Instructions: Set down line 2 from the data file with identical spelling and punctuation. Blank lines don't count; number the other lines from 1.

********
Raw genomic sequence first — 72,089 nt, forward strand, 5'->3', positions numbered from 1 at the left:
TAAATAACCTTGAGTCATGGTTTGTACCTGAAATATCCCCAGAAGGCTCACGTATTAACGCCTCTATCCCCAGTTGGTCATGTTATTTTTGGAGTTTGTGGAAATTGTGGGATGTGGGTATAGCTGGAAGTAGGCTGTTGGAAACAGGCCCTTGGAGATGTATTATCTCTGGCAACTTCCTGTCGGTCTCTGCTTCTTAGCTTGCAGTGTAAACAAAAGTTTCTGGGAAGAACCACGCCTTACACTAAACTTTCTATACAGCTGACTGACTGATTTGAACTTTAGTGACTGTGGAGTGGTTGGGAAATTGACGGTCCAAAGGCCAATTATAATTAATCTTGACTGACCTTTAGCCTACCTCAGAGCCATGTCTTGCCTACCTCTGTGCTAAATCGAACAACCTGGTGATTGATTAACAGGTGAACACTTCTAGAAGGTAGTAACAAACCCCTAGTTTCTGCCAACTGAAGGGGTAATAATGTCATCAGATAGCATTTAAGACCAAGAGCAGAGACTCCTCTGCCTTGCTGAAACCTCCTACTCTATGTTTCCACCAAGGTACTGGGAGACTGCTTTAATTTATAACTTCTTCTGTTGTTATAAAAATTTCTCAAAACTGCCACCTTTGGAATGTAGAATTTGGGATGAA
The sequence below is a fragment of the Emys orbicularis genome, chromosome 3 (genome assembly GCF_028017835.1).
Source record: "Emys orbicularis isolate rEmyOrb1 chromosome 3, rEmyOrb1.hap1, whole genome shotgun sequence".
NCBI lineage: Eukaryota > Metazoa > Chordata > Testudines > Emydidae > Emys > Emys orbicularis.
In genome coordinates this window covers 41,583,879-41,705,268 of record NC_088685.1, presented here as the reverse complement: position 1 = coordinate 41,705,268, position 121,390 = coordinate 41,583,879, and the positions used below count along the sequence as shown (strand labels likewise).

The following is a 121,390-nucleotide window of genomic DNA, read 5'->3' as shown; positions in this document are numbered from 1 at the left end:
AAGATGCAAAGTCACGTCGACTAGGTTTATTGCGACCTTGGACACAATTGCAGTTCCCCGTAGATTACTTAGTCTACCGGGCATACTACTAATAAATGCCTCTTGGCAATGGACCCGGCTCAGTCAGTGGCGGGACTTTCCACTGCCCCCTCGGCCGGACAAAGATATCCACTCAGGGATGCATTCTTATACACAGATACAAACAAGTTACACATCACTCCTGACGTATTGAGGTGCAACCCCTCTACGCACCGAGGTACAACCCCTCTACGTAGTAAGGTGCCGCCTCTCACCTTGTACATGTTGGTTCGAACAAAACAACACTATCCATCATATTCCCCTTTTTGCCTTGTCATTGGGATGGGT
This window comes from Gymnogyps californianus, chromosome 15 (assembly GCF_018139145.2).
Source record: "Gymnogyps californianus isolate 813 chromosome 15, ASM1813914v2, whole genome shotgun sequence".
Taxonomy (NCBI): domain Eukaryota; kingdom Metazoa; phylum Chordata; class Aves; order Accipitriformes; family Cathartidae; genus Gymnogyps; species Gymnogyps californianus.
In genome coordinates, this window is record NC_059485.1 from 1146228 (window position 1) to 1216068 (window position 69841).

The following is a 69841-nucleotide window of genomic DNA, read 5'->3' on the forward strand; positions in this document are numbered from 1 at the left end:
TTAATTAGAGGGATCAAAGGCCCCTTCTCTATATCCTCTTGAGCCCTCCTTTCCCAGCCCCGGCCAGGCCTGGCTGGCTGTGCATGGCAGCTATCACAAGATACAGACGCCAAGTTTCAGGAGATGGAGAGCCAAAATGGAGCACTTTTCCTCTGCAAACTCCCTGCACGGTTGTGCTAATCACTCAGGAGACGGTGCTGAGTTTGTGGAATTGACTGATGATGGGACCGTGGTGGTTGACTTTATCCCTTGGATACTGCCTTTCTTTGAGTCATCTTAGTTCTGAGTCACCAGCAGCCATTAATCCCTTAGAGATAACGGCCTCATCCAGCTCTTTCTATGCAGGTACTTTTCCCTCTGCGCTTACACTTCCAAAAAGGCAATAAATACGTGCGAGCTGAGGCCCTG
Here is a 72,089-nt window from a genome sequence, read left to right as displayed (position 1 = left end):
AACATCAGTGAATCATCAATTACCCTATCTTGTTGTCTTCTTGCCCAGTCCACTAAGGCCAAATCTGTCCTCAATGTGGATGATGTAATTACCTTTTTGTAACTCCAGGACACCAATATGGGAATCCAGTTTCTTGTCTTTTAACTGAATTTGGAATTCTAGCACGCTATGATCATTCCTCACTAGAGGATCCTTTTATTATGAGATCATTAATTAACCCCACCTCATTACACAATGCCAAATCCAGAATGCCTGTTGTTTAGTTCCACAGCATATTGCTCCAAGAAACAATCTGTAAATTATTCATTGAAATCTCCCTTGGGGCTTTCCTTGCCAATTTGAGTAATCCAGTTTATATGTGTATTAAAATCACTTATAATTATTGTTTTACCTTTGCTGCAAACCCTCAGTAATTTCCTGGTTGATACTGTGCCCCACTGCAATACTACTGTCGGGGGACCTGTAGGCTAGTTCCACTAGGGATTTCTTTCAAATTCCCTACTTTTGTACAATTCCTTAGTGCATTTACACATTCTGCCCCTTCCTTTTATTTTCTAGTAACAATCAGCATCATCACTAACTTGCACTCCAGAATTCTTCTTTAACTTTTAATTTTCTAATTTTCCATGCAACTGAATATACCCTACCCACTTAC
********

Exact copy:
TAAATAACCTTGAGTCATGGTTTGTACCTGAAATATCCCCAGAAGGCTCACGTATTAACGCCTCTATCCCCAGTTGGTCATGTTATTTTTGGAGTTTGTGGAAATTGTGGGATGTGGGTATAGCTGGAAGTAGGCTGTTGGAAACAGGCCCTTGGAGATGTATTATCTCTGGCAACTTCCTGTCGGTCTCTGCTTCTTAGCTTGCAGTGTAAACAAAAGTTTCTGGGAAGAACCACGCCTTACACTAAACTTTCTATACAGCTGACTGACTGATTTGAACTTTAGTGACTGTGGAGTGGTTGGGAAATTGACGGTCCAAAGGCCAATTATAATTAATCTTGACTGACCTTTAGCCTACCTCAGAGCCATGTCTTGCCTACCTCTGTGCTAAATCGAACAACCTGGTGATTGATTAACAGGTGAACACTTCTAGAAGGTAGTAACAAACCCCTAGTTTCTGCCAACTGAAGGGGTAATAATGTCATCAGATAGCATTTAAGACCAAGAGCAGAGACTCCTCTGCCTTGCTGAAACCTCCTACTCTATGTTTCCACCAAGGTACTGGGAGACTGCTTTAATTTATAACTTCTTCTGTTGTTATAAAAATTTCTCAAAACTGCCACCTTTGGAATGTAGAATTTGGGATGAA